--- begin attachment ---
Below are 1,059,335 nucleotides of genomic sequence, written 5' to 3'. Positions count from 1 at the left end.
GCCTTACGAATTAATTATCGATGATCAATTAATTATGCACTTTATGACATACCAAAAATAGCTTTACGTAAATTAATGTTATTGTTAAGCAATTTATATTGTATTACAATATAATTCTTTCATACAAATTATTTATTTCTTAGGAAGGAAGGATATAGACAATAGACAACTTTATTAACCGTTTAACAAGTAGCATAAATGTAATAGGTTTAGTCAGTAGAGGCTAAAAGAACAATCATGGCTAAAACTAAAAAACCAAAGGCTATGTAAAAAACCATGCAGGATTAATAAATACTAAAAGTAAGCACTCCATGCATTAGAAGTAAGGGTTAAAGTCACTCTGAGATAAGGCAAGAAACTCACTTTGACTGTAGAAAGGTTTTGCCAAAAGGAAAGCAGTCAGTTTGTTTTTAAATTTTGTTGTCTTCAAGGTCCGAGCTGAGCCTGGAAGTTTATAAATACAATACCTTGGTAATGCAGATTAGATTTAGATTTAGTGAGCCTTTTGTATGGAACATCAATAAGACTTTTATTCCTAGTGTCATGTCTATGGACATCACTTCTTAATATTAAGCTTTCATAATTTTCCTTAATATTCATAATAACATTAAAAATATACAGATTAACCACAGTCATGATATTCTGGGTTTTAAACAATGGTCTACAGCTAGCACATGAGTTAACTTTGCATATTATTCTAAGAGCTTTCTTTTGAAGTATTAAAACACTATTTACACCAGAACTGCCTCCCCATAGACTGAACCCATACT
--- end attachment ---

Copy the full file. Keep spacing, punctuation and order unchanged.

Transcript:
Below are 1,059,335 nucleotides of genomic sequence, written 5' to 3'. Positions count from 1 at the left end.
GCCTTACGAATTAATTATCGATGATCAATTAATTATGCACTTTATGACATACCAAAAATAGCTTTACGTAAATTAATGTTATTGTTAAGCAATTTATATTGTATTACAATATAATTCTTTCATACAAATTATTTATTTCTTAGGAAGGAAGGATATAGACAATAGACAACTTTATTAACCGTTTAACAAGTAGCATAAATGTAATAGGTTTAGTCAGTAGAGGCTAAAAGAACAATCATGGCTAAAACTAAAAAACCAAAGGCTATGTAAAAAACCATGCAGGATTAATAAATACTAAAAGTAAGCACTCCATGCATTAGAAGTAAGGGTTAAAGTCACTCTGAGATAAGGCAAGAAACTCACTTTGACTGTAGAAAGGTTTTGCCAAAAGGAAAGCAGTCAGTTTGTTTTTAAATTTTGTTGTCTTCAAGGTCCGAGCTGAGCCTGGAAGTTTATAAATACAATACCTTGGTAATGCAGATTAGATTTAGATTTAGTGAGCCTTTTGTATGGAACATCAATAAGACTTTTATTCCTAGTGTCATGTCTATGGACATCACTTCTTAATATTAAGCTTTCATAATTTTCCTTAATATTCATAATAACATTAAAAATATACAGATTAACCACAGTCATGATATTCTGGGTTTTAAACAATGGTCTACAGCTAGCACATGAGTTAACTTTGCATATTATTCTAAGAGCTTTCTTTTGAAGTATTAAAACACTATTTACACCAGAACTGCCTCCCCATAGACTGAACCCATACT